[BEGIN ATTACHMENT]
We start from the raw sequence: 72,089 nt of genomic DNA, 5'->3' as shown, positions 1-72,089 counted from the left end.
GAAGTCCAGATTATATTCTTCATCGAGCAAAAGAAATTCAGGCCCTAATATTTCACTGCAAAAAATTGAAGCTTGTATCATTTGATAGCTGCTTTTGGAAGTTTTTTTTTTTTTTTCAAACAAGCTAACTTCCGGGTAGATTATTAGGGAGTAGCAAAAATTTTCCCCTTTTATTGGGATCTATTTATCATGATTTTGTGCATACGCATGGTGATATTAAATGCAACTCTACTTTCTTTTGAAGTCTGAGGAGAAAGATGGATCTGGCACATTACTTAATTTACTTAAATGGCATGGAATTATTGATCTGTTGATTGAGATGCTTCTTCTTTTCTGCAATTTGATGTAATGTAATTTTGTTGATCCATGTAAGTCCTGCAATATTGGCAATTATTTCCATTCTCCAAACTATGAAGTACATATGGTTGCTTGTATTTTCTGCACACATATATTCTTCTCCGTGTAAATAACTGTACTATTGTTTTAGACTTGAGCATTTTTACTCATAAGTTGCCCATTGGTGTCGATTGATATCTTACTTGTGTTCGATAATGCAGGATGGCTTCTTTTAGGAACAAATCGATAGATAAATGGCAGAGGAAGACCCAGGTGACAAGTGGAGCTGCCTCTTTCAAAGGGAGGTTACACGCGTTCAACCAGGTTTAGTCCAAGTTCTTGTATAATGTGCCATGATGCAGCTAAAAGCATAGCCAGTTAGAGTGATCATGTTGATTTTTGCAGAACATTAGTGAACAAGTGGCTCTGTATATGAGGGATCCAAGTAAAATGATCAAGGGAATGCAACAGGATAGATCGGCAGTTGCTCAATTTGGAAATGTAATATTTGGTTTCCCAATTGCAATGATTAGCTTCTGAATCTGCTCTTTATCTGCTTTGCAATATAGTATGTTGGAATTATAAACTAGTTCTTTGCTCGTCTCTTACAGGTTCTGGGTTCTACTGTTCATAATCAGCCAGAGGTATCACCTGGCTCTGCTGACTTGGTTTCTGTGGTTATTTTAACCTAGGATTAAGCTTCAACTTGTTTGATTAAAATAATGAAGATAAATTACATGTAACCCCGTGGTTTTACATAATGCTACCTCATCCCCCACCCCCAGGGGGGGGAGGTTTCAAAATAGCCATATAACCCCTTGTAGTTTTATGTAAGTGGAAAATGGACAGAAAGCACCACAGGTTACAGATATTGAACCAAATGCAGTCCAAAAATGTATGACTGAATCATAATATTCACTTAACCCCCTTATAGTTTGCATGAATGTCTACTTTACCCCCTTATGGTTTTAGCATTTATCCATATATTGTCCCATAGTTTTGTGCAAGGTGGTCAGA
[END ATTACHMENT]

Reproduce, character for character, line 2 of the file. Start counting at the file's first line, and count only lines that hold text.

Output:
GAAGTCCAGATTATATTCTTCATCGAGCAAAAGAAATTCAGGCCCTAATATTTCACTGCAAAAAATTGAAGCTTGTATCATTTGATAGCTGCTTTTGGAAGTTTTTTTTTTTTTTTCAAACAAGCTAACTTCCGGGTAGATTATTAGGGAGTAGCAAAAATTTTCCCCTTTTATTGGGATCTATTTATCATGATTTTGTGCATACGCATGGTGATATTAAATGCAACTCTACTTTCTTTTGAAGTCTGAGGAGAAAGATGGATCTGGCACATTACTTAATTTACTTAAATGGCATGGAATTATTGATCTGTTGATTGAGATGCTTCTTCTTTTCTGCAATTTGATGTAATGTAATTTTGTTGATCCATGTAAGTCCTGCAATATTGGCAATTATTTCCATTCTCCAAACTATGAAGTACATATGGTTGCTTGTATTTTCTGCACACATATATTCTTCTCCGTGTAAATAACTGTACTATTGTTTTAGACTTGAGCATTTTTACTCATAAGTTGCCCATTGGTGTCGATTGATATCTTACTTGTGTTCGATAATGCAGGATGGCTTCTTTTAGGAACAAATCGATAGATAAATGGCAGAGGAAGACCCAGGTGACAAGTGGAGCTGCCTCTTTCAAAGGGAGGTTACACGCGTTCAACCAGGTTTAGTCCAAGTTCTTGTATAATGTGCCATGATGCAGCTAAAAGCATAGCCAGTTAGAGTGATCATGTTGATTTTTGCAGAACATTAGTGAACAAGTGGCTCTGTATATGAGGGATCCAAGTAAAATGATCAAGGGAATGCAACAGGATAGATCGGCAGTTGCTCAATTTGGAAATGTAATATTTGGTTTCCCAATTGCAATGATTAGCTTCTGAATCTGCTCTTTATCTGCTTTGCAATATAGTATGTTGGAATTATAAACTAGTTCTTTGCTCGTCTCTTACAGGTTCTGGGTTCTACTGTTCATAATCAGCCAGAGGTATCACCTGGCTCTGCTGACTTGGTTTCTGTGGTTATTTTAACCTAGGATTAAGCTTCAACTTGTTTGATTAAAATAATGAAGATAAATTACATGTAACCCCGTGGTTTTACATAATGCTACCTCATCCCCCACCCCCAGGGGGGGGAGGTTTCAAAATAGCCATATAACCCCTTGTAGTTTTATGTAAGTGGAAAATGGACAGAAAGCACCACAGGTTACAGATATTGAACCAAATGCAGTCCAAAAATGTATGACTGAATCATAATATTCACTTAACCCCCTTATAGTTTGCATGAATGTCTACTTTACCCCCTTATGGTTTTAGCATTTATCCATATATTGTCCCATAGTTTTGTGCAAGGTGGTCAGA